The Early History of Cardiac Surgery in Stockholm

Author: Radegran, Kjell

Source: Journal of Cardiac Surgery, Volume 18, Number 6, November 2003 , pp. 564-572(9)

Publisher: Wiley-Blackwell

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Abstract:

Abstract 

Cardiac surgery in Stockholm grew on a sound foundation of well-developed general thoracic surgery. The portal figure is Clarence Crafoord (1899–1983) who already in 1927 had succeeded with the Trendelenburg pulmonary embolectomy operation. He went on to develop lung surgery in general. With foresight he stimulated the chemists of Karolinska Institute to purify heparin, first for prophylaxis against venous thromboembolism and later for use with the heart-lung machine. In 1944 he became the first surgeon to successfully operate on patients with coarctation of the aorta. With Viking Olov Bjork and Ake Senning the heart-lung machine was improved, finally allowing its clinical use in a patient operated in 1954 for a myxoma of the left atrium, with long-term survival. This was the first successful use of the heart-lung machine in Sweden and the second in the world. He and his coworkers, first at the Sabbatsberg hospital and from 1957 at the Karolinska hospital made major contributions to cardiology and radiology, apart from the progresses in cardiac surgery. Contributions such as pressure recording from the left atrium by needle puncture in 1950, the Senning operation for transposition of the great arteries and the first use of a totally implantable cardiac pacemaker in 1958 are indeed medical history. (J Card Surg 2003;18:564-572)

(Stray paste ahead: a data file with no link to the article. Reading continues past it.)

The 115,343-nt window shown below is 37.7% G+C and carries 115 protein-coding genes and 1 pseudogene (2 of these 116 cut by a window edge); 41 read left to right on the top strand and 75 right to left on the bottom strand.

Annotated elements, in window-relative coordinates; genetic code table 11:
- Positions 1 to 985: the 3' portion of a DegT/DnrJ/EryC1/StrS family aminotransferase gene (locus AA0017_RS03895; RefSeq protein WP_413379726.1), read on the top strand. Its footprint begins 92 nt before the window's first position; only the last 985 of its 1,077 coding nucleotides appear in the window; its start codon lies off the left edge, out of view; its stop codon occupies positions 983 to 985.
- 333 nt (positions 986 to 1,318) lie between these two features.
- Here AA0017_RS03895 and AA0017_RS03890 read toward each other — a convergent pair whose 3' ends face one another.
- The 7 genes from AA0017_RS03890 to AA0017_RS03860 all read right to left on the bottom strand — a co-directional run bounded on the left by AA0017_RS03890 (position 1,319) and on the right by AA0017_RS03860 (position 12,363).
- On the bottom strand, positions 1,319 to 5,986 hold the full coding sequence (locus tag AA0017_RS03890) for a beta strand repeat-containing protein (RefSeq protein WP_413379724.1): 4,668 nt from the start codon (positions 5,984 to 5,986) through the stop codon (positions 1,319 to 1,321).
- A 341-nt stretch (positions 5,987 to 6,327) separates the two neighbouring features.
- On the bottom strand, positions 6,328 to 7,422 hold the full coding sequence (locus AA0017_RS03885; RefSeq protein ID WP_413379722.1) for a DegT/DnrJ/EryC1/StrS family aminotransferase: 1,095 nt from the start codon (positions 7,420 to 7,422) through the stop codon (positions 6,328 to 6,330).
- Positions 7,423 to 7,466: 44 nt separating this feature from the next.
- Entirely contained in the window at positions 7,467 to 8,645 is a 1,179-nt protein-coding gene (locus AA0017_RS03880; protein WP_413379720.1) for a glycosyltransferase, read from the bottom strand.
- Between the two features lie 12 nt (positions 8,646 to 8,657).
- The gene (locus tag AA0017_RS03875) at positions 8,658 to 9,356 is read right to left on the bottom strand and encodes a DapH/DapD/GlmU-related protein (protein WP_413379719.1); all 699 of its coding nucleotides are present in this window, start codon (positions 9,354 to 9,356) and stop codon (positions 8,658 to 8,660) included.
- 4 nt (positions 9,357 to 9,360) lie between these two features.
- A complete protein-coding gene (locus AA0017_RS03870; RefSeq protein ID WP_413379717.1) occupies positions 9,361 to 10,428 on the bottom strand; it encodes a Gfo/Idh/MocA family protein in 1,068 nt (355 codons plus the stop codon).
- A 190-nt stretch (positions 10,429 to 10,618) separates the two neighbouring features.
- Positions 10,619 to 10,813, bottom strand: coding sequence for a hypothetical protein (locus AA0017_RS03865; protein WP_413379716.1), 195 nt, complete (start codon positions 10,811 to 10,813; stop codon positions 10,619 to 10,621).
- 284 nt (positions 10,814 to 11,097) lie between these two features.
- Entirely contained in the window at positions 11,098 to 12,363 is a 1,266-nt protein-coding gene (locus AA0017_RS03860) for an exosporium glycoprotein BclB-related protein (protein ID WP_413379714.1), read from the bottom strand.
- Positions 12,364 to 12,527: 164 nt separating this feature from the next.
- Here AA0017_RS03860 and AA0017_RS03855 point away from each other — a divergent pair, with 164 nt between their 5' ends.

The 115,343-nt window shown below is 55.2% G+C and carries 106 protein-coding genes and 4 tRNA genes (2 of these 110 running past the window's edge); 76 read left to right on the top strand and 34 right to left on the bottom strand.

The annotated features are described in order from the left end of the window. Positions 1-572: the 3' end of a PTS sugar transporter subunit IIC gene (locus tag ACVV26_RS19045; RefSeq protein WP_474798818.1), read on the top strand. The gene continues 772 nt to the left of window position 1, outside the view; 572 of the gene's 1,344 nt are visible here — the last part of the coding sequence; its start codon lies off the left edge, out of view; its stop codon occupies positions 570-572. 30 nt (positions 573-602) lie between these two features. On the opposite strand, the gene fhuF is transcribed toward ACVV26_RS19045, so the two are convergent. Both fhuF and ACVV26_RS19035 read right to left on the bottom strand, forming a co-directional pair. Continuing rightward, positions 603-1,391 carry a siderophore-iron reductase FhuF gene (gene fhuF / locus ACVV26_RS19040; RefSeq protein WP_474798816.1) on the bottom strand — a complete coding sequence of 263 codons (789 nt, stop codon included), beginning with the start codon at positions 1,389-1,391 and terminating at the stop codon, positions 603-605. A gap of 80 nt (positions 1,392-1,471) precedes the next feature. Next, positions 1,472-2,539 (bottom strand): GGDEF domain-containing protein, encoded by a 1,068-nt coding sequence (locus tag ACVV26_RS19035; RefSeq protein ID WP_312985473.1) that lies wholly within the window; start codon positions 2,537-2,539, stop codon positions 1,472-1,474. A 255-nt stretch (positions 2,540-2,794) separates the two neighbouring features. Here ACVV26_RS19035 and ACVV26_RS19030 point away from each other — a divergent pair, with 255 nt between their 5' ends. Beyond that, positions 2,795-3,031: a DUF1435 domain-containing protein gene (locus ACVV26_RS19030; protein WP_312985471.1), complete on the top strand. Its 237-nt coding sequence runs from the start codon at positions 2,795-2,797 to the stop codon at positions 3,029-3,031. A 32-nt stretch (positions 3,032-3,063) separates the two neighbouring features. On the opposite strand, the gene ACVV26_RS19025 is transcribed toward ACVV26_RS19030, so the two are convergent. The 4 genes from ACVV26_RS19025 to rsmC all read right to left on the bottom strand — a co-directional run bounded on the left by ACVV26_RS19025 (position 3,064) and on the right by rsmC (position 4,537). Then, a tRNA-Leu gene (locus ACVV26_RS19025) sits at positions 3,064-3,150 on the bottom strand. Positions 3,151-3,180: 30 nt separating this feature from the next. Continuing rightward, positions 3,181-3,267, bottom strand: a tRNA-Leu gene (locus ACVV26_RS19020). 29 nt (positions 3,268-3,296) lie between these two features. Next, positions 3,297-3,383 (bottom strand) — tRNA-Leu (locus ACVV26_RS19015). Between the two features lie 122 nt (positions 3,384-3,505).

Document Type: Research Article

DOI: http://dx.doi.org/10.1046/j.0886-0440.2003.02071.x

Publication date: November 1, 2003

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